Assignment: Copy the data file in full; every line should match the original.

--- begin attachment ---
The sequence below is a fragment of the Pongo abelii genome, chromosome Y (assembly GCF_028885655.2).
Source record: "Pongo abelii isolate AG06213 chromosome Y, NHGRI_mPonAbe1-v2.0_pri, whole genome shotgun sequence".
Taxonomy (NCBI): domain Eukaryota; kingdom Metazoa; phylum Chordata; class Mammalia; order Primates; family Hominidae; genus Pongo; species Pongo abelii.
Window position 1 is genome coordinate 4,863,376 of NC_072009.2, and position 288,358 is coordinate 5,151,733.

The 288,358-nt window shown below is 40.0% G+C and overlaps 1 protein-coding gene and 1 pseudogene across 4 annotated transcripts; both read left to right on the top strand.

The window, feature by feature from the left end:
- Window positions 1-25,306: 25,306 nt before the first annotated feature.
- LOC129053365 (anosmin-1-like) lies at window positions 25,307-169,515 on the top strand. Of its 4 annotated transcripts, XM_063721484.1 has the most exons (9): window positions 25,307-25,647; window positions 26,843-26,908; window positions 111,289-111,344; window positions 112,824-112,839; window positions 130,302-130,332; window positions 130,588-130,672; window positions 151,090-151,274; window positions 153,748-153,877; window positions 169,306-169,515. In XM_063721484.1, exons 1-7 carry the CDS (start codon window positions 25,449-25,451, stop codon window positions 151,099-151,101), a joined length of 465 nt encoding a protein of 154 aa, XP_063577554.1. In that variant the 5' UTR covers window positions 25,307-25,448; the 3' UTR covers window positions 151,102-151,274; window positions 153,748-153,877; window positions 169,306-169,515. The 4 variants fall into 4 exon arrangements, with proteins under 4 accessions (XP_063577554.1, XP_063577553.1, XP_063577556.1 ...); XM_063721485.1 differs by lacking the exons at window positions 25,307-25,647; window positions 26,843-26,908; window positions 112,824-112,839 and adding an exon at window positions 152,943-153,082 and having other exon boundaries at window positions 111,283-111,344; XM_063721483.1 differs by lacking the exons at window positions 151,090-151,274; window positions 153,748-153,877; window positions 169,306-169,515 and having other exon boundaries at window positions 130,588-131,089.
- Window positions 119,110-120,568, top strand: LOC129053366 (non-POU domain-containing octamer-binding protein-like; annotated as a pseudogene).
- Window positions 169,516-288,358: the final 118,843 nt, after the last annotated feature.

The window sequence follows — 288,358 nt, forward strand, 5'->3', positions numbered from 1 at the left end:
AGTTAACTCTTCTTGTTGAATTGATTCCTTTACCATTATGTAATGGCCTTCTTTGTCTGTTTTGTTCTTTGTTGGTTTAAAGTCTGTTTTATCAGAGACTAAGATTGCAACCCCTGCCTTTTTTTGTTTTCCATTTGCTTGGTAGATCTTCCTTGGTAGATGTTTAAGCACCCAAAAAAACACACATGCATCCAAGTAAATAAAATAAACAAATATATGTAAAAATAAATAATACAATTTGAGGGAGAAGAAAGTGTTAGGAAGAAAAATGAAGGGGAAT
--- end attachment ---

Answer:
The sequence below is a fragment of the Pongo abelii genome, chromosome Y (assembly GCF_028885655.2).
Source record: "Pongo abelii isolate AG06213 chromosome Y, NHGRI_mPonAbe1-v2.0_pri, whole genome shotgun sequence".
Taxonomy (NCBI): domain Eukaryota; kingdom Metazoa; phylum Chordata; class Mammalia; order Primates; family Hominidae; genus Pongo; species Pongo abelii.
Window position 1 is genome coordinate 4,863,376 of NC_072009.2, and position 288,358 is coordinate 5,151,733.

The 288,358-nt window shown below is 40.0% G+C and overlaps 1 protein-coding gene and 1 pseudogene across 4 annotated transcripts; both read left to right on the top strand.

The window, feature by feature from the left end:
- Window positions 1-25,306: 25,306 nt before the first annotated feature.
- LOC129053365 (anosmin-1-like) lies at window positions 25,307-169,515 on the top strand. Of its 4 annotated transcripts, XM_063721484.1 has the most exons (9): window positions 25,307-25,647; window positions 26,843-26,908; window positions 111,289-111,344; window positions 112,824-112,839; window positions 130,302-130,332; window positions 130,588-130,672; window positions 151,090-151,274; window positions 153,748-153,877; window positions 169,306-169,515. In XM_063721484.1, exons 1-7 carry the CDS (start codon window positions 25,449-25,451, stop codon window positions 151,099-151,101), a joined length of 465 nt encoding a protein of 154 aa, XP_063577554.1. In that variant the 5' UTR covers window positions 25,307-25,448; the 3' UTR covers window positions 151,102-151,274; window positions 153,748-153,877; window positions 169,306-169,515. The 4 variants fall into 4 exon arrangements, with proteins under 4 accessions (XP_063577554.1, XP_063577553.1, XP_063577556.1 ...); XM_063721485.1 differs by lacking the exons at window positions 25,307-25,647; window positions 26,843-26,908; window positions 112,824-112,839 and adding an exon at window positions 152,943-153,082 and having other exon boundaries at window positions 111,283-111,344; XM_063721483.1 differs by lacking the exons at window positions 151,090-151,274; window positions 153,748-153,877; window positions 169,306-169,515 and having other exon boundaries at window positions 130,588-131,089.
- Window positions 119,110-120,568, top strand: LOC129053366 (non-POU domain-containing octamer-binding protein-like; annotated as a pseudogene).
- Window positions 169,516-288,358: the final 118,843 nt, after the last annotated feature.

The window sequence follows — 288,358 nt, forward strand, 5'->3', positions numbered from 1 at the left end:
AGTTAACTCTTCTTGTTGAATTGATTCCTTTACCATTATGTAATGGCCTTCTTTGTCTGTTTTGTTCTTTGTTGGTTTAAAGTCTGTTTTATCAGAGACTAAGATTGCAACCCCTGCCTTTTTTTGTTTTCCATTTGCTTGGTAGATCTTCCTTGGTAGATGTTTAAGCACCCAAAAAAACACACATGCATCCAAGTAAATAAAATAAACAAATATATGTAAAAATAAATAATACAATTTGAGGGAGAAGAAAGTGTTAGGAAGAAAAATGAAGGGGAAT